Roll Call: by Bridget Bowman —
Roughly 250 young men wearing identical black and white uniforms roamed the halls of the House office buildings Friday, encountering curious tourists and members of Congress along the way.
The young men were members of the Ahmadiyya Muslim Youth Association and they were on Capitol Hill to meet with nearly 50 members of Congress to address their efforts to combat hunger in the U.S.
“We came to Capitol Hill not to ask but to give,” said AMYA President Bilal Rana at a news conference after the meetings. “We want to help feed the hungry in America and we asked Congress to help us identify organizations in the districts of those congressmen that we can work with, who can help us achieve our goal of feeding one million hungry Americans.”
California Democrats Rep. Michael M. Honda and Rep. Jackie Speier made quick appearances at the news conference, both popping in between votes to make their statements to the young men gathered in the Rayburn House Office Building.
Honda walked into the room wearing one of AMYA’s black and white scarves and told Rana, “You got taller,” as they greeted one another.
“I’m proud to be associated with you,” Honda said. “With your work, your presence, your faith and your persistence, we shall achieve that more perfect nation.”
Speier addressed the group as one of the co-chairmen of the Ahmadiyya Muslim Caucus, which was established in March.
“I’m particularly impressed by your commitment to wanting to expand beyond just internal concerns,” said Speier. “That you recognize that as part of this great country, we must do our part to solve our domestic problems.”
Speier also urged the group to take up the issue of Ahmadiyya Muslim persecution in Pakistan, an issue that she said will be a focus of the caucus.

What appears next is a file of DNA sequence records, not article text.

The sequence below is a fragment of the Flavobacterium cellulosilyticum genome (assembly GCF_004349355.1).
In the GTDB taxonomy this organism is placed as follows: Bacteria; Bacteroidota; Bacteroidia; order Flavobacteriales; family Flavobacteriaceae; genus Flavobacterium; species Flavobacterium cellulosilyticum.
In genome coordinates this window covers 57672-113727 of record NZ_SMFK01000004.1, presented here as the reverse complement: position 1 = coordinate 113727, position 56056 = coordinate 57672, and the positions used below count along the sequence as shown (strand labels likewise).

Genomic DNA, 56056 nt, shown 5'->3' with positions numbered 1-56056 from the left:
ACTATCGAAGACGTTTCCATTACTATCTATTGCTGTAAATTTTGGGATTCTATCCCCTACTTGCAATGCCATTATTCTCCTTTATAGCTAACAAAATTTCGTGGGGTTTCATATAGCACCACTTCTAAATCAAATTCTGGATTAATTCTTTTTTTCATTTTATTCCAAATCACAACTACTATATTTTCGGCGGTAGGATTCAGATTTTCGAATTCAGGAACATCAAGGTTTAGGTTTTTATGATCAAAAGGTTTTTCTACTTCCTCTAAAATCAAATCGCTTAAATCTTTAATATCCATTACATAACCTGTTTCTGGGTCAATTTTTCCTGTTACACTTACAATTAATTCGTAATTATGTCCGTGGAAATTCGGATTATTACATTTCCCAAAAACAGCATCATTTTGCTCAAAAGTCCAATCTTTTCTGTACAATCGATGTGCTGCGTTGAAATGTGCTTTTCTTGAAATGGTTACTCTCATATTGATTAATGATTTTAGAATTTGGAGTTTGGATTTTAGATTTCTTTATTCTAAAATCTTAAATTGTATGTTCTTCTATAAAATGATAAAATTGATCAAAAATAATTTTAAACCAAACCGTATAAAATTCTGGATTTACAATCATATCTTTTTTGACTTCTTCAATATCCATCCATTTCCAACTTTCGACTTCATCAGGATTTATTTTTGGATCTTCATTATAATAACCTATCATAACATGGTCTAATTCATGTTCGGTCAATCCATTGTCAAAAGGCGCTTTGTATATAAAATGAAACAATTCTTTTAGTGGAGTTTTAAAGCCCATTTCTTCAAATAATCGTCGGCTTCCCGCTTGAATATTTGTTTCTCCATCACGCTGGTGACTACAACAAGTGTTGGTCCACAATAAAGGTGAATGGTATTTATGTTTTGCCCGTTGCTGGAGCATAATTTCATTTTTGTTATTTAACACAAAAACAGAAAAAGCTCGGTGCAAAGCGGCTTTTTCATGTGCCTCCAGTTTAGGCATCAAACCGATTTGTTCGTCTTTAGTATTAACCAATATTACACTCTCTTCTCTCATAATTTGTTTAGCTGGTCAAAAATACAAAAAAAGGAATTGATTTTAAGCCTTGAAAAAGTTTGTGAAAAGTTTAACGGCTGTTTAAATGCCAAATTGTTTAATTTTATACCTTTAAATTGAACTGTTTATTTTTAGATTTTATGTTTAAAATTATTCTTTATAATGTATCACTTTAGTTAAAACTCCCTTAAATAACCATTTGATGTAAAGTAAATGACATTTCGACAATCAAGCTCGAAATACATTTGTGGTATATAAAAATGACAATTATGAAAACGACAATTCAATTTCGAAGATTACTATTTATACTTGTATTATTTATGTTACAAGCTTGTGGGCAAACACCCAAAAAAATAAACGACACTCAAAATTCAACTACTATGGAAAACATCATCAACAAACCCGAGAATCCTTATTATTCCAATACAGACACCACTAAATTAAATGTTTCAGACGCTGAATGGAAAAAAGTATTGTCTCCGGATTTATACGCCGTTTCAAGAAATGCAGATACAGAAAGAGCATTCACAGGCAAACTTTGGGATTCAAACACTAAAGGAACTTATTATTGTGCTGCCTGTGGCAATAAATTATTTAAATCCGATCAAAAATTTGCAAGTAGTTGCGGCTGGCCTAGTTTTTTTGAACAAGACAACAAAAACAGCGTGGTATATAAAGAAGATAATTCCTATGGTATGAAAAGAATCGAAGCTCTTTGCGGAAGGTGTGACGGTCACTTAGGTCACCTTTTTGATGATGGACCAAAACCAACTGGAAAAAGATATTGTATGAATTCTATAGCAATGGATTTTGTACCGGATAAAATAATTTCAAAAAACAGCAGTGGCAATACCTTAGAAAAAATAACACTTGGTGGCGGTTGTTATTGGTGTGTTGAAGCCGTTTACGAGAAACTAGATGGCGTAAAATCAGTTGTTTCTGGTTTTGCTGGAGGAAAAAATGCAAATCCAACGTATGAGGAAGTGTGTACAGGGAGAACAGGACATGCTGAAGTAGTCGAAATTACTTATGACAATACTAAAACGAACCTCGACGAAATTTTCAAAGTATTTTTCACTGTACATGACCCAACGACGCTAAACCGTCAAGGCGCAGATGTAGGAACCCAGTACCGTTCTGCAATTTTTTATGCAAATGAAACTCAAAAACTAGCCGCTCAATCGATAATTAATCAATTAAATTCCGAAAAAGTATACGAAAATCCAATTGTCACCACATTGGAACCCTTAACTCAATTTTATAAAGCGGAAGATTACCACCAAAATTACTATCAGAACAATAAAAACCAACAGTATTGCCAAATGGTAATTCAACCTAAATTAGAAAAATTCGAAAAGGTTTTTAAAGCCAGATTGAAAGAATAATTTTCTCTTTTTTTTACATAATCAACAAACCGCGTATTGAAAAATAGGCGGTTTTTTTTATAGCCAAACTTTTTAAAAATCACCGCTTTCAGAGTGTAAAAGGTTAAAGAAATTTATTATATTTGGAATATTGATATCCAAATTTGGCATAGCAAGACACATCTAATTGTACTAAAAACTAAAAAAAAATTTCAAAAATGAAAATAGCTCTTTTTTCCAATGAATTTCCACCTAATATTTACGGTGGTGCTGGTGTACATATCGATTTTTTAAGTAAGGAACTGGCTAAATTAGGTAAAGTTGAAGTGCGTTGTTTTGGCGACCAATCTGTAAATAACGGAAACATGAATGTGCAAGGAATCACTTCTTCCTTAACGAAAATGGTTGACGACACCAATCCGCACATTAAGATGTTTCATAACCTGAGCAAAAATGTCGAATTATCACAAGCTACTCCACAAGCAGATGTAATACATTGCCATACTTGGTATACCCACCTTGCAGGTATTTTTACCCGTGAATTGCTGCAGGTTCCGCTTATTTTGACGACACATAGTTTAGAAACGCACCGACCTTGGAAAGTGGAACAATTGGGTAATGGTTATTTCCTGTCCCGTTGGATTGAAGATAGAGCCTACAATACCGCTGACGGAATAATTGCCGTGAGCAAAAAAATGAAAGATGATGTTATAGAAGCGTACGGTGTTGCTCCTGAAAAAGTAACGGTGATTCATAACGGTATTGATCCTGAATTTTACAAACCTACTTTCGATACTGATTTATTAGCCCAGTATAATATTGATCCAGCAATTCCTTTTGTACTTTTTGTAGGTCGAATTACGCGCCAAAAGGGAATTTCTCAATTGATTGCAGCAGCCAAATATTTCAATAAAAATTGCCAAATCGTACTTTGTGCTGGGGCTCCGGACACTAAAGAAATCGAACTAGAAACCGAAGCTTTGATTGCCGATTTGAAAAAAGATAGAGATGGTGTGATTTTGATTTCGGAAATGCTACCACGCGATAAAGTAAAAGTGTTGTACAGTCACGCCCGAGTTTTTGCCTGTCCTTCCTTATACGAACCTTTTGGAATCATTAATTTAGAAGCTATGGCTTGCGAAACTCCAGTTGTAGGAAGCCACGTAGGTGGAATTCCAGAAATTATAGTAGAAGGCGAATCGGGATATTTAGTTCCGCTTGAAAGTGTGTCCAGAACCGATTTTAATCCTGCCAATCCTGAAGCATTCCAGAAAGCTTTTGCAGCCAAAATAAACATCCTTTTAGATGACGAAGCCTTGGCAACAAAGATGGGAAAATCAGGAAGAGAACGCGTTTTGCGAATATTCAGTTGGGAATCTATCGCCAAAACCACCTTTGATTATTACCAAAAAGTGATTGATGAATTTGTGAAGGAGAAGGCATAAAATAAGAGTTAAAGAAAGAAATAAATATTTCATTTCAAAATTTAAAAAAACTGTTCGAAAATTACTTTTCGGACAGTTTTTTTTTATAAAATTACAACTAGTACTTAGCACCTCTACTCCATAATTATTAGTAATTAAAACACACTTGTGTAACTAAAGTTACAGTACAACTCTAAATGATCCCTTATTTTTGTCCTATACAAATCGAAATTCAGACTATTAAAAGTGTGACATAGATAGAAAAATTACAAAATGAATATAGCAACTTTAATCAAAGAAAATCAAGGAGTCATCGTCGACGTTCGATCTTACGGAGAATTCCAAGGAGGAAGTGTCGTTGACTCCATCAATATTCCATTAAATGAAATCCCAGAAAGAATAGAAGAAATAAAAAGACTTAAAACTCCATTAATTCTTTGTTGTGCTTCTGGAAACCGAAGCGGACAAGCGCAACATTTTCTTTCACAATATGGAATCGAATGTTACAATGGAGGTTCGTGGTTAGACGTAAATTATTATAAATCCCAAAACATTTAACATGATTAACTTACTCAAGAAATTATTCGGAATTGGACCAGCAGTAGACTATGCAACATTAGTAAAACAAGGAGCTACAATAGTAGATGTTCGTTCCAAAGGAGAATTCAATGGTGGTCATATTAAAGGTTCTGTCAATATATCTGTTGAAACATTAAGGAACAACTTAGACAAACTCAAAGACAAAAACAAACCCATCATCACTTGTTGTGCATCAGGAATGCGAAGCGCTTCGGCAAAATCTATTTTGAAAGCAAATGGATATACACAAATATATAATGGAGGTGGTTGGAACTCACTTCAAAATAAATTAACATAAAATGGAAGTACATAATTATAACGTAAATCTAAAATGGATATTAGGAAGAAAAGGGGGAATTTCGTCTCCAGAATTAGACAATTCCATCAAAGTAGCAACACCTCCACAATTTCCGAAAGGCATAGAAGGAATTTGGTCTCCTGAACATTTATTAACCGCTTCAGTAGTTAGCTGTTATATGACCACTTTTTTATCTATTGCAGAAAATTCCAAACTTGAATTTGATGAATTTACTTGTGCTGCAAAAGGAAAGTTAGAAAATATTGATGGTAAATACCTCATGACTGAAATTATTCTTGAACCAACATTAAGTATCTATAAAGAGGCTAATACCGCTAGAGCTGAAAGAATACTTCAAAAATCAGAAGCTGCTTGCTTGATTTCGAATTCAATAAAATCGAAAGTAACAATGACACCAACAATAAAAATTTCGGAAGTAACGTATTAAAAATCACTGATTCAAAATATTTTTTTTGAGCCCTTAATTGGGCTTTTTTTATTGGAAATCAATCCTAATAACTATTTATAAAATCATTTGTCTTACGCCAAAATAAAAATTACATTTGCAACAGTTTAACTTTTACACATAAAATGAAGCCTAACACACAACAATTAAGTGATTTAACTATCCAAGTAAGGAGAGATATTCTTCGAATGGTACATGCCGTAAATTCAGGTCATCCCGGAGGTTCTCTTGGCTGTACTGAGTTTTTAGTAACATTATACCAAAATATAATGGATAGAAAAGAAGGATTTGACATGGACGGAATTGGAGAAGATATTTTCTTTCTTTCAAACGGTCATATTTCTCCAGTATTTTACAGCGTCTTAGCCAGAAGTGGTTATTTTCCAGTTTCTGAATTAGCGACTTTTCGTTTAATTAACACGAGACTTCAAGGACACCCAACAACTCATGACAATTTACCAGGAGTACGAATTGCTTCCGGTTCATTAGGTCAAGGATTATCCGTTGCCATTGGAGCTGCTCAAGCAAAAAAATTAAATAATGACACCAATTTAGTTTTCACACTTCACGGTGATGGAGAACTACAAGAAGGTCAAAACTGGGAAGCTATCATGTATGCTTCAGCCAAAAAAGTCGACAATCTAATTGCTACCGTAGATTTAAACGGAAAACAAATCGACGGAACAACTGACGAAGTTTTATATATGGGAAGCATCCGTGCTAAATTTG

“Part of our job in the caucus is to educate the rest of Congress so that we can convey to our leadership, both in the presidency, in the State Department and when we make trips to Pakistan, that in fact having this law on the books is really outrageous,” Speier told the young men.
The Ahmadiyya Muslim Community is a movement within Islam that includes tens of millions of Muslims. The community follows the leadership of the international khalifa, or spiritual head. Junayad Latif of Illinois, 39, one of the AMYA’s four vice presidents, explained that the khalifa’s role is similar to the Pope’s role in the Catholic Church.
Latif explained that in his religion, “We can’t worship God fully unless we serve mankind” and added that hunger is a central issue for his group because food is a basic need for all of humanity.
“We find support from both sides of the aisle,” Latif told CQ Roll Call, who also said that his experience on Capitol Hill was very positive.
Latif said they encountered curious Capitol visitors who were caught off guard by the group of men in matching uniforms and asked who they were. Latif said explaining his group, his faith, and their mission on Capitol Hill was an important opportunity to address inaccurate views of Islam.
“I think we’re changing images, changing perceptions in the community,” said Latif.
AMYA is headquartered in Silver Spring, Md., but incorporates more than 3,000 young men between the ages of seven and 40 through 70 local chapters across the country.
The pilgrimage to Capitol Hill was part of the group’s initiative dubbed Muslim Youth Against Hunger. After the news conference, the young men walked to the National Mall as part of their annual Walk for Humanity to raise money and awareness to combat hunger in America.
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